Jason Amerson was caught flat-footed when he first learned that a private company planned to build an estimated $2.2 billion elevated toll road in front of his Stonegate home.
He vowed to stop the road before the first surveys could even be done. And over the weekend, Amerson finally had a chance to celebrate when Florida Department of Transportation secretary Ananth Prasad officially killed the project.
But as vocal as Amerson’s group, Pasco Fiasco, had become to protest the project, it was actually International Infrastructure Partners who hastened its own demise when it shifted gears and started to ask FDOT for taxpayer assistance to fund the project. That was just too much for Prasad to hear, especially with public sentiment against the road growing.
“He came to the conclusion that the project does not look very promising,” FDOT spokesman Dick Kane said last week. “The reason, he said, was that when they looked into the financials of the unsolicited proposal, it was not what we were initially led to believe.”
When Kane shared Prasad’s thoughts, the toll road project was not dead, but it was dying. Pasco Fiasco moved forward with a planned rally at Sunlake High School for next Monday. The door had been left open for more negotiations, but all of it came to an abrupt end last Friday.
“The department was unable to reach an agreement with International Infrastructure Partners LLC on a framework of financing and various design concepts for the corridor that would be acceptable to all parties and address the concerns of the local community,” Prasad said in a release Friday. “In absence of this framework, advancing this project would not make any sense.”
That decision forced Pasco Fiasco to make one of its own, indefinitely postponing the planned rally, which was being funded from the pockets of its members. Even if the rally had gone forward, it would’ve been money well spent, Amerson said.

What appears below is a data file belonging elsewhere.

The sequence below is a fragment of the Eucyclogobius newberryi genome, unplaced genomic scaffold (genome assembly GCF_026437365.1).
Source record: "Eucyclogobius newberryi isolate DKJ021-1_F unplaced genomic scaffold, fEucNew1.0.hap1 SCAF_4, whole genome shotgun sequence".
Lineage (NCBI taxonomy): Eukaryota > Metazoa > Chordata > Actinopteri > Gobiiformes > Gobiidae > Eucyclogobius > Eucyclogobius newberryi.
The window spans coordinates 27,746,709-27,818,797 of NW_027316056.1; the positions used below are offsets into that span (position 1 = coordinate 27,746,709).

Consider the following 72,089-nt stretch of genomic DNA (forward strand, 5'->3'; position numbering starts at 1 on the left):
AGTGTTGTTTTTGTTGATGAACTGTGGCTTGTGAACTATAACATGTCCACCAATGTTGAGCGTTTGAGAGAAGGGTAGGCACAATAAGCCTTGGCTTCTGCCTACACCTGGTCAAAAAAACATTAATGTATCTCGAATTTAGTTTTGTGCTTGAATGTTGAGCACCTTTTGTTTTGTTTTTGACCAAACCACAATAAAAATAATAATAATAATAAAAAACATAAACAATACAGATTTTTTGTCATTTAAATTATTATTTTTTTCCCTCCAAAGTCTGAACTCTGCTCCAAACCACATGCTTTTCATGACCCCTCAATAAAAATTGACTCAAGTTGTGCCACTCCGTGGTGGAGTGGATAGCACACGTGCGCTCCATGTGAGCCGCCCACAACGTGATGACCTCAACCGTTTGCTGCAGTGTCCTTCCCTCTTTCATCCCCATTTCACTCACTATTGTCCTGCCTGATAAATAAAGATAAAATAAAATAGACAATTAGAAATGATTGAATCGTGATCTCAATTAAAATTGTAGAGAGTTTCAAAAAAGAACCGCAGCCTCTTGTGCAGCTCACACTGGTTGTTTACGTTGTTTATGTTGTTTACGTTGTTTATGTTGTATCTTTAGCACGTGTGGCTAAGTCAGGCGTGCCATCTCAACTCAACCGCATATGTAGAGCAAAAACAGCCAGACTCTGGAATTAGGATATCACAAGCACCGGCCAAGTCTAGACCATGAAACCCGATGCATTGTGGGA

“We all are finding that with every dollar we spend, we’re going to get a return of 10 times that in home value savings,” Amerson said. “I’d rather spend $200 now than $40,000 to $50,000 in home value losses later.”
International Infrastructure Partners, or IIP, first expressed an interest in building what would’ve been Florida’s first private toll road in June 2013. It submitted a proposal to FDOT, which controls the rights of way along the State Road 54/56 corridor between Zephyrhills and New Port Richey, where it would build a 33-mile expressway similar to the Lee Roy Selmon Expressway in Tampa. Using private money, IIP would collect tolls from travelers to help pay for the cost. All they needed was FDOT to give up the rights of way along the corridor to make it happen.
Yet, throughout the process, FDOT made it clear they would not move forward without the blessing of Pasco County, although it didn’t officially need it. County commissioners gave a blessing late last year to study the proposal more, but in February, Commissioner Henry Wilson came out against the project. He was joined in April by commission chair Jack Mariano.
However, this might not be the end for Pasco Fiasco.
“We’re not high-fiving each other or doing our end zone victory dances just yet,” Amerson said.
County administrator Michele Baker said even with the elevated toll road gone, something is going to have to be done with the corridor as more and more cars look to go east and west through southern Pasco.
“Pasco County will continue to engage the public and move forward with its analyses and studies in order to determine how to manage future congestion on the State Road 54/56 corridor,” Baker said in a statement last week.
That means taking a close look at the long-range transportation plan, which is set for adoption in December.
Richard Connors, one of the founders of Pasco Fiasco, says that means there’s more work ahead of them.
“It’s a victory,” he said. “But we still have a long way to go.”
Published May 14, 2014